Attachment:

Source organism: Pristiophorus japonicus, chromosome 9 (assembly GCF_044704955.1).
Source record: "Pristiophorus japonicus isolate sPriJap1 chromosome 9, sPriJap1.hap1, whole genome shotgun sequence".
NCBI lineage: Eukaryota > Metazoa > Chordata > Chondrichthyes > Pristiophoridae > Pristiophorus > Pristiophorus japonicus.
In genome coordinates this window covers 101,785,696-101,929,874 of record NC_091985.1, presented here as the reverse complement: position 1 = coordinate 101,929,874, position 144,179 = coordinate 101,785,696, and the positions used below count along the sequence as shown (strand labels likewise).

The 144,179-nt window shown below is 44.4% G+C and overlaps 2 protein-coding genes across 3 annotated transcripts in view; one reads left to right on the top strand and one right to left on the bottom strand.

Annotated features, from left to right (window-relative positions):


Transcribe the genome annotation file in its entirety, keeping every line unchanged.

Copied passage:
Source organism: Pristiophorus japonicus, chromosome 9 (assembly GCF_044704955.1).
Source record: "Pristiophorus japonicus isolate sPriJap1 chromosome 9, sPriJap1.hap1, whole genome shotgun sequence".
NCBI lineage: Eukaryota > Metazoa > Chordata > Chondrichthyes > Pristiophoridae > Pristiophorus > Pristiophorus japonicus.
In genome coordinates this window covers 101,785,696-101,929,874 of record NC_091985.1, presented here as the reverse complement: position 1 = coordinate 101,929,874, position 144,179 = coordinate 101,785,696, and the positions used below count along the sequence as shown (strand labels likewise).

The 144,179-nt window shown below is 44.4% G+C and overlaps 2 protein-coding genes across 3 annotated transcripts in view; one reads left to right on the top strand and one right to left on the bottom strand.

Annotated features, from left to right (window-relative positions):